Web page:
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HIV AND AIDS

HIV AND AIDS

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HIV AND AIDS

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  1. HIV AND AIDS

  2. T Cells • T cells are a type of white blood cell • There are 3 types of T cells: • Helper T cells: also known as CD4+cells; these detect infection and tell B cells to make antibodies • Cytotoxic T cells: attack virus-infected cells • Suppressor T cells: stop the immune system when the fight against the invaders has been won

  3. HIV • HIV stands for Human Immunodeficiency Virus • This virus attacks the Helper T cells (CD4+) of the immune system • A normal CD4+ count is between 500 to 1000 cells/mm3 of blood

  4. AIDS • AIDS stands for Acquired ImmunoDeficiency Syndrome • This is the last stage of HIV infection • A person is considered to have AIDS if their CD4+ count is lower than 200 cells/mm3 and has one or more opportunistic infections

  5. Opportunistic Infections • Occur when the CD4+ count falls below 350 cells/mm3 • Caused by viruses, bacteria, or fungi that are normally present on or in the body • People with normal immune systems can fight off these invaders • People with weakened immune systems can’t, so the invaders cause infections • That’s why they are called opportunistic, because they take advantage of the weakened immune system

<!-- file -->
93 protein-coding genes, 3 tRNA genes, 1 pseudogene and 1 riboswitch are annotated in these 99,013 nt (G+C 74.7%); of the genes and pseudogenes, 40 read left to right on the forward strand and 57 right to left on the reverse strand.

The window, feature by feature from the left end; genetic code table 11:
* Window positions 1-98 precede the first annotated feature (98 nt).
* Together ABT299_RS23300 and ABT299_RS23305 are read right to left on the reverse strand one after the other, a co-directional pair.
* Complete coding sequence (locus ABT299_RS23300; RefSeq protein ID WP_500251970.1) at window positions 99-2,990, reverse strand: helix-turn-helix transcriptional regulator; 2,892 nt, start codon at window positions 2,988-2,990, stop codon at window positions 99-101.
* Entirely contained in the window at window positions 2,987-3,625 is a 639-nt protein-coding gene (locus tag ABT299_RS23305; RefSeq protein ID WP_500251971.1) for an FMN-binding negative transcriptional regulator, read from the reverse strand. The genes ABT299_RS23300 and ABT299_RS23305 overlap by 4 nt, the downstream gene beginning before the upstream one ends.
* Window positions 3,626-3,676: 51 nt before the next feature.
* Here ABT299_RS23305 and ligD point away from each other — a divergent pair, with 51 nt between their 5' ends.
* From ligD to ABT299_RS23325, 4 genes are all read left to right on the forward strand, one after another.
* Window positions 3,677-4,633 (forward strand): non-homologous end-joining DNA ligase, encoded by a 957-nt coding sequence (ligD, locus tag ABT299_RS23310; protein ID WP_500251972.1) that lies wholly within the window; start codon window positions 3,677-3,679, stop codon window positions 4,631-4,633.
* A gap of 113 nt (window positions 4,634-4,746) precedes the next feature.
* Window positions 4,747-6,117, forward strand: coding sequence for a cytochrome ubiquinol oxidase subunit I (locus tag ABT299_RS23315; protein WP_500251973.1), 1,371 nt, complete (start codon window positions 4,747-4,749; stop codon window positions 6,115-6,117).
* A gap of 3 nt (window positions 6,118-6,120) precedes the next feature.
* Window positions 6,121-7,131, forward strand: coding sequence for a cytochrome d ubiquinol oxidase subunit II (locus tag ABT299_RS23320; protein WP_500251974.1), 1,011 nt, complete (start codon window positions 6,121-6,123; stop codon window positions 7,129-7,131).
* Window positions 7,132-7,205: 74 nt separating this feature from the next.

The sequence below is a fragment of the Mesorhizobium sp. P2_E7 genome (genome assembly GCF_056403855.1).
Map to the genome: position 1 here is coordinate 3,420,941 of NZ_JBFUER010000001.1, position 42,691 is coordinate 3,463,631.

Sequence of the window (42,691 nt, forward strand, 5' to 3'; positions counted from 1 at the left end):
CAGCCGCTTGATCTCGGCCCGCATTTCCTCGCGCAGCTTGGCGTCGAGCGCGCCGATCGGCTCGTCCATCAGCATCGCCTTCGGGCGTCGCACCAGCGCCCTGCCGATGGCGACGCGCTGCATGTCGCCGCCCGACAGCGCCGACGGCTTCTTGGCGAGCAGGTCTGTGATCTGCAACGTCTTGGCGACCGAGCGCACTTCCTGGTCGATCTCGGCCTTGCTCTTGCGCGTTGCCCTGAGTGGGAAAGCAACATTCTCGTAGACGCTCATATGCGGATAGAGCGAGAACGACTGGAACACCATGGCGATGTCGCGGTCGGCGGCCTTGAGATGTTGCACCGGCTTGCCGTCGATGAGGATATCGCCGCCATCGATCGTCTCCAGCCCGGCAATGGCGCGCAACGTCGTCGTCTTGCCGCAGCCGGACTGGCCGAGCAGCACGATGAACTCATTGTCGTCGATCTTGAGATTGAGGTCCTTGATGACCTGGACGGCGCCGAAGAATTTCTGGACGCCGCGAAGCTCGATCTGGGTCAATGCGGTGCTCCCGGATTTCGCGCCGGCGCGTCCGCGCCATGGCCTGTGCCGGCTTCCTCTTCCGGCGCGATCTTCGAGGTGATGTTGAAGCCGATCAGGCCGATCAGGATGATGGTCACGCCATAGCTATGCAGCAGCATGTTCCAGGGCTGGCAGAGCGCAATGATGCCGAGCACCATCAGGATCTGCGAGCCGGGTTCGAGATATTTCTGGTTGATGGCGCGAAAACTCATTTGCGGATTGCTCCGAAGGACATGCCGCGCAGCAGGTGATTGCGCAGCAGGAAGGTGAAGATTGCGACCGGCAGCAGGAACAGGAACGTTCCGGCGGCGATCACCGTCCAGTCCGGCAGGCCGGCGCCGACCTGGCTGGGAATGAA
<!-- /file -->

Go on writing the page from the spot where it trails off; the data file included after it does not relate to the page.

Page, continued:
6. Examples of Opportunistic Infections • Cytomegalovirus (CMV): causes pneumonia, encephalitis, gastroenteritis, and retinitis • Kaposi’s sarcoma: cancer of the blood vessels • Pneumocystiscarinii pneumonia • Wasting syndrome: causes loss of more than 10% of body weight and is accompanied by more than 30 days of diarrhea or weakness and fever

  7. HIV Transmission • HIV is transmitted through the exchange of body fluids • For example: • Sexual contact • Pregnancy, childbirth and breastfeeding • Injection drug use (sharing needles) • Blood transfusion and organ transplant (very rare in the U.S. because of screening) • Occupational exposure (healthcare workers)

  8. Statistics (2010) • An estimated 49,200 Americans are newly infected with HIV each year. • There are approximately 1.1 million Americans who are living with HIV/AIDS. • The CDC estimates that 16% of HIV-positive people don’t know they are infected—meaning they may be transmitting HIV without knowing it. • People of color are at disproportionate risk for HIV infection. Nearly half of new infections (44%) were among African Americans, who make up only 12% of the U.S. population. Hispanics accounted for 21% of new HIV infections—and make up only about 16% of the U.S. population.

  9. Common Myths • A person with HIV or AIDS looks sick. • Only gay people get HIV/AIDS. • Some people have been cured of HIV. • HIV isn’t a big deal anymore. A person can take a pill once a day and be fine. • Being HIV-positive is the same thing as having AIDS. • A person can get HIV from touching or kissing someone with HIV. • I am not at risk because I am in a monogamous relationship.

  10. Acknowledgment • http://www.aids.gov